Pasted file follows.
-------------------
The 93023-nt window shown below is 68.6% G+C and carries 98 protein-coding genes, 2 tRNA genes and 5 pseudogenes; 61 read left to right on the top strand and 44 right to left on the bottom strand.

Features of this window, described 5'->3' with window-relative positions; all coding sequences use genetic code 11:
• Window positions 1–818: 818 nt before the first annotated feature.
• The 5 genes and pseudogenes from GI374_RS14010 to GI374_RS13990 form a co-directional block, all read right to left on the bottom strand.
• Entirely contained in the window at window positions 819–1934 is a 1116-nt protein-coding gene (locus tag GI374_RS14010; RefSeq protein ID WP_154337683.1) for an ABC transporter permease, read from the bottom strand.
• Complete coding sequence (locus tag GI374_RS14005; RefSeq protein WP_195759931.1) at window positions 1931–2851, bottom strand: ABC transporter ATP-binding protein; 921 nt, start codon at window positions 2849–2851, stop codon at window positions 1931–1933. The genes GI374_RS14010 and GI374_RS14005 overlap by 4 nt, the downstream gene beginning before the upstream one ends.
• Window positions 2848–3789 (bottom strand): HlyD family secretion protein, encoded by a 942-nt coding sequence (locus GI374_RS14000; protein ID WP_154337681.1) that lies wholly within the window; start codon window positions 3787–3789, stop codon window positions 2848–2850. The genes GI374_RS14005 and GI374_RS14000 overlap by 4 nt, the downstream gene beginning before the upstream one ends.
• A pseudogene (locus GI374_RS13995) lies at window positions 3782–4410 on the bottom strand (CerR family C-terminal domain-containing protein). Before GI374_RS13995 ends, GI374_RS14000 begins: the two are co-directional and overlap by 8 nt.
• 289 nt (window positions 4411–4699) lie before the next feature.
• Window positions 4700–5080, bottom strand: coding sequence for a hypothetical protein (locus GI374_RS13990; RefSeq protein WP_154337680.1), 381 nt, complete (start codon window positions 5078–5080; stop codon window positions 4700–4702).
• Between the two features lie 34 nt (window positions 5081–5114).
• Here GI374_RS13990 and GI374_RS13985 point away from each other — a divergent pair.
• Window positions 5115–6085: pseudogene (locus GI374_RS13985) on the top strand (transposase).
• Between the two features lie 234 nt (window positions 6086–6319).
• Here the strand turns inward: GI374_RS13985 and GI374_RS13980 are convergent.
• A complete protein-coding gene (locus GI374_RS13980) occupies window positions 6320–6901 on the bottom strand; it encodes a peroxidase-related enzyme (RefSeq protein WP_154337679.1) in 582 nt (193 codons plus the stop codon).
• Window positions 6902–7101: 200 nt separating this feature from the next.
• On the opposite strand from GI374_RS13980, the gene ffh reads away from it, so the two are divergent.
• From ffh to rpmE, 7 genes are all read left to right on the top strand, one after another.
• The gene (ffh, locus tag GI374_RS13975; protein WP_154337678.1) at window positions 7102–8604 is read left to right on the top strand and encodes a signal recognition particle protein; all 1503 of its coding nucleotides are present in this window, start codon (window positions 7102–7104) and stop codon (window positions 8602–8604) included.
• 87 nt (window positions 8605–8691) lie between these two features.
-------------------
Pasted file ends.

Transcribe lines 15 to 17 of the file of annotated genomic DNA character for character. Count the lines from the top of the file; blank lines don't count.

• Here the strand turns inward: GI374_RS13985 and GI374_RS13980 are convergent.
• A complete protein-coding gene (locus GI374_RS13980) occupies window positions 6320–6901 on the bottom strand; it encodes a peroxidase-related enzyme (RefSeq protein WP_154337679.1) in 582 nt (193 codons plus the stop codon).
• Window positions 6902–7101: 200 nt separating this feature from the next.